In recent years, the Hamminkeln Citylauf has become a firmly fixed item on our calendar: this year was the fourth time that we’ve visited Sedgefield’s twin town in Germany to take part in their annual running event. The very first visit was supported by the Twinning Association and we were welcomed by the twinners, race organisers and the Mayor of Hamminkeln, Bernd Romanski.
The organisation of the weekend is now largely in the hands of our friend Hermann Terhorst and, although every year’s programme is broadly similar, it is steeped in big smiles and friendly “hellos”. It doesn’t matter if you don’t speak German, you can’t help but feel warmly welcome!
After our arrival on Friday evening, the Sedgefield delegation and our host families met up with the Citylauf organising team and the Hamminkelners that will be coming over to Sedgefield in September (all in all about 35 people) at the Thunderbike Road House, an “open air” roadside café on the edge of Hamminkeln – a great evening to meet old friends and make new ones!
On Saturday morning, the group met up again to go on a leisurely 30+ kilometre bike ride around the pretty (and flat as a pancake) Niederrhein. It was a gorgeous (hot) day so to be out on the bike and feel a bit of a breeze on your face was actually just perfect! Rolf Lindau, manager of the Volksbank in Hamminkeln and main sponsor of the Citylauf and Pete and Grace’s host, was great and really looked after us all, providing us with drinks and a hearty lunch in the open air and even entertained us with a little local history at each stop!
After a drink in the square and a much needed rest at home, we met up once more with the usual suspects at the celebrated “Biermeile” to enjoy some of the local beers that are rumoured to make you run faster! And how heart warming it was to hear “Hello Sedgefield!” from people who had visited Sedgefield on a previous twinning exchange, now recognising us and just wanting to welcome us! We were all treated to dinner at a local Italian and had some fascinating conversations about the historic division between East and West Germany and Berlin, race records and what Brexit means to us and them…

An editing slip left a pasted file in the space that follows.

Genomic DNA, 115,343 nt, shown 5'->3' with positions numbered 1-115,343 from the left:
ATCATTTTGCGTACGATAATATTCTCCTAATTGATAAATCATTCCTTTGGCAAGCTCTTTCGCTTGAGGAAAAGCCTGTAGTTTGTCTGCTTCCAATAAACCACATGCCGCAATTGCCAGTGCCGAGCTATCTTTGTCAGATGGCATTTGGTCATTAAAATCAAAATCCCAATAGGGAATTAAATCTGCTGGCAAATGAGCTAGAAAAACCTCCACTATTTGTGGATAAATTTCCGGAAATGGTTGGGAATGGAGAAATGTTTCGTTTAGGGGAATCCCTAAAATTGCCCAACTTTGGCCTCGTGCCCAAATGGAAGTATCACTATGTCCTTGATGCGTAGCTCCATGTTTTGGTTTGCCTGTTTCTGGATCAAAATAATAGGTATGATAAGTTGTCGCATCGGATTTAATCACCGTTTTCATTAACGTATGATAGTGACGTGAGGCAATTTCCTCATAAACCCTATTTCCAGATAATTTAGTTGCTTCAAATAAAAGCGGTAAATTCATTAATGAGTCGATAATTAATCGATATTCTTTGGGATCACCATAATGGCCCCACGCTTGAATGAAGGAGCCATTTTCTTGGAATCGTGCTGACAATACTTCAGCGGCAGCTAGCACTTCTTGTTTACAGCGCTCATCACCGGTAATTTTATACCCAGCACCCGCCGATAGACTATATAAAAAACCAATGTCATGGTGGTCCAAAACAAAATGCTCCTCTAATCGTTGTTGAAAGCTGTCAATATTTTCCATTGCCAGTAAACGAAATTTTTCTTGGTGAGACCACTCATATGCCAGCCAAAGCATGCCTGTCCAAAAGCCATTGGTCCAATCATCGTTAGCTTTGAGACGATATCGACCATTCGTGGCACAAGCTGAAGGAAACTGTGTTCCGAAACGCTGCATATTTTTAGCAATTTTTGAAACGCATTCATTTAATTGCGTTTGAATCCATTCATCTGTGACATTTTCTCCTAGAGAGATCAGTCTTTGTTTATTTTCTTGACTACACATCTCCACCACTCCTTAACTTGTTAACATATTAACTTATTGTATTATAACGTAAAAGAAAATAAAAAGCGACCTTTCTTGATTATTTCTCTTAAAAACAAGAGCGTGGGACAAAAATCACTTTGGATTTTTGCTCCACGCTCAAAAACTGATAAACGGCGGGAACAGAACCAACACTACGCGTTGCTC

Sunday was race day. Well, many of you will know that I usually whinge rather a lot before a race and this was no exception – but at the end of the day, as much as I was whinging, I wouldn’t have missed it!
The 5k race kicked off at 9.30am while the temperature was still somewhat bearable and probably hadn’t quite hit 30°C yet. At the B of the bang, Ciaran, Ellie, Laura and I set off for our race and soon spotted the rest of our gang along the route (close to the drum band!), cheering us on.
I really appreciated the cheers, particularly when not everybody needed to be there yet with the 10k route not actually starting until 11am (when it would be even hotter!). Closer towards the end of the first lap were most of the Citylauf organising team (our friends!) so many more encouraging cheers and high fives, and as I passed the halfway point, the announcer shouted through the tannoy “And here is, all the way from Sedgefield, number 729 Alda Hummelinck!” Other than at previous Citylaufs, I don’t often get announced and it really gives you a buzz!
On the second lap, I thought I’d be sensible and accept a cup of water at the water point but then decided that to drink it would be too complicated so I just chucked it over my head. There had also been an elderly gentleman who had been watering his garden but, on request of bypassing runners, started spraying us – otherwise, I joined everybody else in the thin strip of shade along the route.